Gujarat voted this month in two phases for a crucial state election, results of which are due tomorrow. Many analysts are calling this election a pivotal moment: a hugely important election not only for Gujarat but also for national politics. A win for the BJP will revive the momentum for Prime Minister Narendra Modi and party chief Amit Shah in the run up to the next Lok Sabha elections. A defeat for the BJP in Gujarat could have dramatic repercussions - and be a major roadblock for the BJP's aim to be re-elected at the centre - two years from now. For the Congress, the election will set the tone for Rahul Gandhi's tenure as party chief - a post that has been on its way to him for years but one that he took on only this week. So this Gujarat election is as big as it gets - both for Gujarat and for political equations in the entire country. Follow NDTV's special coverage as Prannoy Roy and his team analyse the Gujarat election - who's likely to win and why:
Prannoy Roy is joined by Dorab Sopariwala, Shekhar Gupta, BJP's Seshadri Chari, journalists Aarti R Jerath and Nilanjan Mukhopadhyay.
Shekhar Gupta says a different thing this time than the last few Gujarat elections was that the opposition Congress seemed to put up a fight. But if you look at the numbers, it was largely a forgone conclusion that BJP will win, he says.
Seshadri Chari says more than who wins, it's important why will one lose. Says Congress' EVM narrative stems from an expectation of loss.
The NDTV poll of exit polls conducted by other networks showed the BJP winning with 116 seats.
Dorab Sopariwala says in Gujarat there is no leader as dominant as PM Modi and Amit Shah. They can't afford to lose this one.
Why the BJP worries.
The bookies also see a thinner win than last time for the BJP.
But fewer women are coming to vote.
Another reason: More women vote for the BJP than men.
There was some sense on the ground that the Congress couldn't fully tap into the resentment against the BJP.
Nilanjan Mukhopadhyay, however, says more men coming out to vote can be seen as a sign of their anger against the BJP.
A very different thing this election compared to last few big state polls was that the BJP this time was incumbent, Nilanjan Mukhopadhyay says.
Next, why the Congress should worry.
Furthermore, most exit polls underestimated the winner in the past.
So, the three reasons why the Congress should worry are these:
PM Narendra Modi has tried to highlight his tenure as Chief Minister than his role as Prime Minister, says Nilanjan Mukhopadhyay.
Congress co-opted the new young leaders coming up and rode piggyback on the resentment fanned by them, says Aarti R Jerath. It doesn't have the strength in most states to fight an election on its own merit, she says.
BJP's organisation is far superior than the Congress; it's like Real Madrid vs a local-level club, says Sreenivasan Jain. "Mohan Bagan?" says somebody, helpfully.
Not having strong Chief Ministerial candidate when you're fighting a Gujarati PM was a big gap for the Congress, says Prannoy Roy.
Congress has local leadership problem, says Sreenivasan Jain.
But even if they did, few could take on the might of PM Modi, says Aarti R Jerath.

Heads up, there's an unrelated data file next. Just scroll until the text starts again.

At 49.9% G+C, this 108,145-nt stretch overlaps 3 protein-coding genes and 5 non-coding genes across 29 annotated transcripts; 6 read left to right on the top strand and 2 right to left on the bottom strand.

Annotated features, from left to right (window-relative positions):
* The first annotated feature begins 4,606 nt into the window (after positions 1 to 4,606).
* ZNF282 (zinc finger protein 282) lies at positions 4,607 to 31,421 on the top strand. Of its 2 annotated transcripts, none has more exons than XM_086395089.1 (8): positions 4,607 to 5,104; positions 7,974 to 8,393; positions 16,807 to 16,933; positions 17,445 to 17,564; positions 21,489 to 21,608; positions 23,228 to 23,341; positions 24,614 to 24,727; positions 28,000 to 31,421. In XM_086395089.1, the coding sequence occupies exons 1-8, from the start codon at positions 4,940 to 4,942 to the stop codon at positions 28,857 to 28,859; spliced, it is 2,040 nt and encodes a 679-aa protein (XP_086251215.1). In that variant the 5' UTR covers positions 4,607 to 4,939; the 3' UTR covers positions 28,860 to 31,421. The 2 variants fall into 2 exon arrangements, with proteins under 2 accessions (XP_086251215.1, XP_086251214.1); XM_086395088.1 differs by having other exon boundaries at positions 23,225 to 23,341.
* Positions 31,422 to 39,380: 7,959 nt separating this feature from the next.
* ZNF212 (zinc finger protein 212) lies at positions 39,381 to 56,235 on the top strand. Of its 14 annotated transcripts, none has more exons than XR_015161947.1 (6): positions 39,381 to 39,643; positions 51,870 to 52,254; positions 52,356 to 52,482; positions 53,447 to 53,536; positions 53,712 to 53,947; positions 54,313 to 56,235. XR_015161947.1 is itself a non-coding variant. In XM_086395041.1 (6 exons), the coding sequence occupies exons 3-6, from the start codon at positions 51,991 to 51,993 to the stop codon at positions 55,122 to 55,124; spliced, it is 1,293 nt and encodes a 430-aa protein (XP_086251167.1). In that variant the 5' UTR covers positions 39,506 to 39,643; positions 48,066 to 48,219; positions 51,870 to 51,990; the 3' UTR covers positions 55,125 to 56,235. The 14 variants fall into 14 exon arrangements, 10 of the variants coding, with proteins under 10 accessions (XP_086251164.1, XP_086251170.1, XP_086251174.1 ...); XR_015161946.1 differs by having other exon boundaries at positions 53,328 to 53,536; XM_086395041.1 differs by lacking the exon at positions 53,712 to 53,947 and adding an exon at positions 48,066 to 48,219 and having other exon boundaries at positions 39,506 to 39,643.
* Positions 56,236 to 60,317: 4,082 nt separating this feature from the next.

Congress did have a strong leadership during Nehru's time. The decline started probably with Indira Gandhi, says Nilanjan Mukhopadhyay.
Rajiv Gandhi picked up a series of state leaders in their 30s and cultivated state leadership. Sonia did not do that, says Shekhar Gupta.
How caste and other factors could swing the vote in Gujarat.
The seats in Gujarat which have got every result accurate won by the winner every time since almost 1980. Keep an eye on these seats on ndtv.com on counting day to get a clear picture of which way the vote will go.
Hardik Patel has a curious fondness for Balasaheb Thackeray; he told me, without holding any office Balasaheb could get a CM and PM to have a meal with him at his home, says Shekhar Gupta.
Hardik Patel made a lot of fun of PM Modi and Amit Shah and managed to get away with it, says Sreenivasan Jain.
Another look at the swings since 2012.Which party counts on which section
In 2012, BJP was challenged by another big Patel figure - Keshubhai. But it did not have any impact, says Seshadri Chari. Not all Patels are enamoured by Hardik Patel's call for reservation.
The only demographic Congress is ahead of the BJP is the 18-24 section, though only by 1%, says Shekhar Gupta.
The BJP tried to consolidate other castes to counter the Patels swinging away from it, says Nilanjan Mukhopadhyay.
The PM stopped talking about development towards the end of campaign, says Aarti R Jerath. He campaigned on Gujarati pride, Pakistan, polarisation, etc, she said.
The Congress fell into the BJP's trap of projecting itself as the Hindu party, distancing itself from 85% of the vote in India, says Aarti R Jerath.
But despite its high, the three reasons that should worry the BJP.
The "fear factor" of admitting not voting for the BJP is very much real, says Aarti R Jerath.
So who wins? Based on exit polls, our projections show this:
And what are the possible scenarios?
But there's a mandatory disclaimer of course. These are based on exit polls and such projections based on exit polls in the US gave Donald Trump only a 10 per cent chance of winning, says Prannoy Roy.